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Just How Intelligent Are Those 'Smart Drugs'? : Trends: Proponents of the substances and researchers are at odds on effectiveness. Here's an analysis of the claims and risks involved.

August 25, 1992|JODI DUCKETT | HARTFORD COURANT

The term smart drug or smart nutrient is used to apply to any product or compound made from naturally occurring or manufactured ingredients that is believed to stimulate the brain in such a way that a person can become more alert and energetic.

The word smart is used almost as a slogan. Researchers generally agree that basic intelligence cannot be greatly influenced, or influenced at all, by taking drugs or nutrients. However, advocates believe the products can greatly influence a person's ability to speak more clearly, remember things and focus on the world.

Mental and physical functioning are partly governed by a group of chemicals called neurotransmitters. These chemicals carry impulses between tree-like nerve cells called neurons.

Two of the most common neurotransmitters are acetylcholine and norepinephrine, the brain's version of adrenaline. Choline (a B vitamin) is necessary to stimulate the production of acetylcholine. Phenylalinine (an amino acid) is necessary to stimulate the production of norepinephrine.

Smart-nutrient advocates believe that after the age of 20, the production of acetylcholine and phenylalinine decline, leading to loss of mental and physical functioning. Stress also depletes these chemicals, and smart-product advocates believe humans often cannot make enough of these chemicals fast enough to prevent a loss of energy and brain power.

Advocates believe that by ingesting products containing these chemicals, or ones that aid in the manufacture of these chemicals, physical and mental functioning will be enhanced.

Nutrient formulas are created under the theory that optimum efficiency can be obtained through combinations of substances that enhance each other.

For example, Memory Fuel combines 17 ingredients, including Vitamin C, niacin and pantothenic acid with choline.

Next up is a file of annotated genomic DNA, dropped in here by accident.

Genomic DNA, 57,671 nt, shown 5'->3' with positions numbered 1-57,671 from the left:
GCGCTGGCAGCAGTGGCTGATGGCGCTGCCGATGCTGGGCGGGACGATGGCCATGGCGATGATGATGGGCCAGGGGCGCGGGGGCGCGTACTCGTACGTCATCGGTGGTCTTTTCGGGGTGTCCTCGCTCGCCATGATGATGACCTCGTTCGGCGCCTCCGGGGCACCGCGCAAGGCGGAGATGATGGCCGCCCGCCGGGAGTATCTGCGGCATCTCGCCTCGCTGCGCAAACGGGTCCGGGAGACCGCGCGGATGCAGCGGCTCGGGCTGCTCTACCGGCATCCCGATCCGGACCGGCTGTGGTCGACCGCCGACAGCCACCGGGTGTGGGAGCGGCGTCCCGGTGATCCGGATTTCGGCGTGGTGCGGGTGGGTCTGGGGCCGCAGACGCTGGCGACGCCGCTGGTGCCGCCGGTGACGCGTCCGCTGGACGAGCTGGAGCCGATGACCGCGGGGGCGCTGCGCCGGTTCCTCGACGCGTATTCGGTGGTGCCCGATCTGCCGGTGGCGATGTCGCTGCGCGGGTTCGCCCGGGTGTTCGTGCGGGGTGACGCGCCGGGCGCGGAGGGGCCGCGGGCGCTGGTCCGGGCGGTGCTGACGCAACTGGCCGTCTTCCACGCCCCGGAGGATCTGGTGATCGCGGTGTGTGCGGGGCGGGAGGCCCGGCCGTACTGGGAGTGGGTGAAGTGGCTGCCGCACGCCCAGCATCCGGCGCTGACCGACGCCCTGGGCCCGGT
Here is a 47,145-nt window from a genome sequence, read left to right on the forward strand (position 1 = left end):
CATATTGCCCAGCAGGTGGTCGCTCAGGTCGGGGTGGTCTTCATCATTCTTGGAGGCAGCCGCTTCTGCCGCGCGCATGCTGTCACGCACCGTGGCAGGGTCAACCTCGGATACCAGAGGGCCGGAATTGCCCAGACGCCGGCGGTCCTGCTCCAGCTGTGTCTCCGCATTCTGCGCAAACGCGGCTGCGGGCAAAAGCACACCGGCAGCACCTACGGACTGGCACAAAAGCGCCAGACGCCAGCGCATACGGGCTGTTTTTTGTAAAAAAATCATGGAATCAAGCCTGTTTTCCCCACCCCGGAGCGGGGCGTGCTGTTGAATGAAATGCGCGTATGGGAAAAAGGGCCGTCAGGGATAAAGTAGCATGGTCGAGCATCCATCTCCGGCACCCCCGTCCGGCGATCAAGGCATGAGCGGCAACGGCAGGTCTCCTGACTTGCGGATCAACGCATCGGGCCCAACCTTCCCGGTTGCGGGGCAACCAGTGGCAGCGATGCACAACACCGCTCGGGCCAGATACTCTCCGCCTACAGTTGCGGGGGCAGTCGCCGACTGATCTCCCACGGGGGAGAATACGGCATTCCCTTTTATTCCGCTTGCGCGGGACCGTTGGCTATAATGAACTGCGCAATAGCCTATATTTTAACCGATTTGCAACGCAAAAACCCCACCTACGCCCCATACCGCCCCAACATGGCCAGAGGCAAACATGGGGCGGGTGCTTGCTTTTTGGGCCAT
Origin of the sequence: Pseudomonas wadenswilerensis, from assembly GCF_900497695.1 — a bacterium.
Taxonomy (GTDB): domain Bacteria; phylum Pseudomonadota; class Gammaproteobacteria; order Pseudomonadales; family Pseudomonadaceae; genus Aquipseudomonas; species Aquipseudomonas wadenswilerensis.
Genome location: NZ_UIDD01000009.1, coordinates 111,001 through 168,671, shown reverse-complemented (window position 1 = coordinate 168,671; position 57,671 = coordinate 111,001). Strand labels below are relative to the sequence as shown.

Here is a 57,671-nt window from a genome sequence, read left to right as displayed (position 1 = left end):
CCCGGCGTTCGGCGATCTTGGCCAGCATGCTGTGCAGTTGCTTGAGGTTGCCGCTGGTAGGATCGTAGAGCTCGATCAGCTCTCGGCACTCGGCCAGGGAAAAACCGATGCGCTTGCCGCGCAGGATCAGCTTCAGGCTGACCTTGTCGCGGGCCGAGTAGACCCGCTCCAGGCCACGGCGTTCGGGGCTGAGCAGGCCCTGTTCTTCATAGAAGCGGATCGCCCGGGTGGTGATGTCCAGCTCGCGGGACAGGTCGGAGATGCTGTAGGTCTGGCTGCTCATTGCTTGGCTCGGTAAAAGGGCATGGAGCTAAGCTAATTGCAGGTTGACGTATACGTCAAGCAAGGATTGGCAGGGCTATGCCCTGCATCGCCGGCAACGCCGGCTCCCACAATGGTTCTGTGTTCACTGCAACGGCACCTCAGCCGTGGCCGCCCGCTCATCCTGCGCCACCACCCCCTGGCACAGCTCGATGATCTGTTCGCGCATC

The theory about the process by which the smart drugs work is less clear.

The most talked-about drugs are called nootropics, a word coined to describe substances that improve learning and memory without harm. Largely experimental, nootropics are based on the neurotransmitter pyroglutamate.

Some smart drugs are drugs used to treat specific illnesses, but that some believe also can improve memory. Other smart drugs are said to work by increasing oxygen flow to the brain.

Here is a list of some of the smart drugs and nutrients and their possible benefits and risks.

* Hydergine. The most widely used smart drug, hydergine is an extract of ergot, a fungus that grows on rye. It reportedly increases mental abilities and prevents damage to brain cells from insufficient oxygen. Hydergine is one of the most popular treatments for senility in the United States. Considered relatively nontoxic, even at high doses, it is available with a doctor's prescription.

* Piracetam. The most popular nootropic, it reportedly promotes the flow of information between the right and left hemispheres of the brain. In other countries, it is used to treat illnesses such as alcoholism and senility. However, it is not approved in the United States.

* Vasopressin. An anti-diuretic hormone, it is approved for treatment of diabetes. An inhalant, it reportedly provides an immediate increase in the ability to memorize and recall. However, its side effects are numerous, including nasal congestion, runny nose, abdominal cramps and headache. Available with a doctor's prescription.

* Choline. A vitamin that is supposed to improve memory by stimulating the production of acetylcholine in the brain. Choline is the active ingredient in lecithin. Needs vitamin B-5 in order to produce acetylcholine.

* Caffeine. Used widely for its stimulant properties, it can increase short-term mental sharpness, but research shows it does not improve long-term memory. Unlike other "smart" drugs and nutrients, its high is usually followed by a low.

* Ginkgo biloba. The leaf from one of the oldest species of trees known, the ginkgo, is supposed to improve blood flow to the brain and, therefore, mental alertness. Available over the counter.

* Vitamins. Responsible for all of the biochemical reactions in our bodies. Most are considered anti-oxidants, which means they counter the process by which such things as sunlight, food and cigarettes combine with oxygen in our cells and interfere with our bodies' efficiency. Some vitamins, such as niacin, also directly enhance the memory, some researchers believe. Vitamins are contained in food, and supplements are considered safe except in extreme doses in people with certain medical conditions.

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